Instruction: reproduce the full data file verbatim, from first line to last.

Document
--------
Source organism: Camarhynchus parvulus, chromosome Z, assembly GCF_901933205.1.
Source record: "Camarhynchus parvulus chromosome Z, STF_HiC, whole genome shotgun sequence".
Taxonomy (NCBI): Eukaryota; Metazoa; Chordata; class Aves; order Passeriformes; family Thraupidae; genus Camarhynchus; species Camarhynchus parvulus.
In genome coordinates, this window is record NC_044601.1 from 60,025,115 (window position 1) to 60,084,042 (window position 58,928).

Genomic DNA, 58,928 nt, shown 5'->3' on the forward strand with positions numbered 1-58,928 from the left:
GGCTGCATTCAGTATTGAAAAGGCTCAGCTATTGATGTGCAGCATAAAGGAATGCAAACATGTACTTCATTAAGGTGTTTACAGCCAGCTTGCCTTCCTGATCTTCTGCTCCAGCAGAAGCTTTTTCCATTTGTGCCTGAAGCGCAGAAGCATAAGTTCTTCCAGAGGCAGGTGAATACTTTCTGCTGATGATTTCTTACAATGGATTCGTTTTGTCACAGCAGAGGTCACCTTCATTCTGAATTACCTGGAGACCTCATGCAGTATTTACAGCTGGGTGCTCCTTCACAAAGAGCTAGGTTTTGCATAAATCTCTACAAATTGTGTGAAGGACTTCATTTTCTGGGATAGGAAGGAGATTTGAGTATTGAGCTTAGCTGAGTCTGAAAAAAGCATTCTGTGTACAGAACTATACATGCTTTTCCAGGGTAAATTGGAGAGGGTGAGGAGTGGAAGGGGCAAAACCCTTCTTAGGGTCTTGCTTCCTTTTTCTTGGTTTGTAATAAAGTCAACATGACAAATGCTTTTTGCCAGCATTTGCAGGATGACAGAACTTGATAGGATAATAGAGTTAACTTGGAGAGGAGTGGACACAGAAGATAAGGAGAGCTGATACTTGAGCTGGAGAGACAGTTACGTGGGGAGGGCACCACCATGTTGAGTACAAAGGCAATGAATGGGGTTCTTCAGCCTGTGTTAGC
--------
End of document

Source organism: Camarhynchus parvulus, chromosome Z, assembly GCF_901933205.1.
Source record: "Camarhynchus parvulus chromosome Z, STF_HiC, whole genome shotgun sequence".
Taxonomy (NCBI): Eukaryota; Metazoa; Chordata; class Aves; order Passeriformes; family Thraupidae; genus Camarhynchus; species Camarhynchus parvulus.
In genome coordinates, this window is record NC_044601.1 from 60,025,115 (window position 1) to 60,084,042 (window position 58,928).

Genomic DNA, 58,928 nt, shown 5'->3' on the forward strand with positions numbered 1-58,928 from the left:
GGCTGCATTCAGTATTGAAAAGGCTCAGCTATTGATGTGCAGCATAAAGGAATGCAAACATGTACTTCATTAAGGTGTTTACAGCCAGCTTGCCTTCCTGATCTTCTGCTCCAGCAGAAGCTTTTTCCATTTGTGCCTGAAGCGCAGAAGCATAAGTTCTTCCAGAGGCAGGTGAATACTTTCTGCTGATGATTTCTTACAATGGATTCGTTTTGTCACAGCAGAGGTCACCTTCATTCTGAATTACCTGGAGACCTCATGCAGTATTTACAGCTGGGTGCTCCTTCACAAAGAGCTAGGTTTTGCATAAATCTCTACAAATTGTGTGAAGGACTTCATTTTCTGGGATAGGAAGGAGATTTGAGTATTGAGCTTAGCTGAGTCTGAAAAAAGCATTCTGTGTACAGAACTATACATGCTTTTCCAGGGTAAATTGGAGAGGGTGAGGAGTGGAAGGGGCAAAACCCTTCTTAGGGTCTTGCTTCCTTTTTCTTGGTTTGTAATAAAGTCAACATGACAAATGCTTTTTGCCAGCATTTGCAGGATGACAGAACTTGATAGGATAATAGAGTTAACTTGGAGAGGAGTGGACACAGAAGATAAGGAGAGCTGATACTTGAGCTGGAGAGACAGTTACGTGGGGAGGGCACCACCATGTTGAGTACAAAGGCAATGAATGGGGTTCTTCAGCCTGTGTTAGC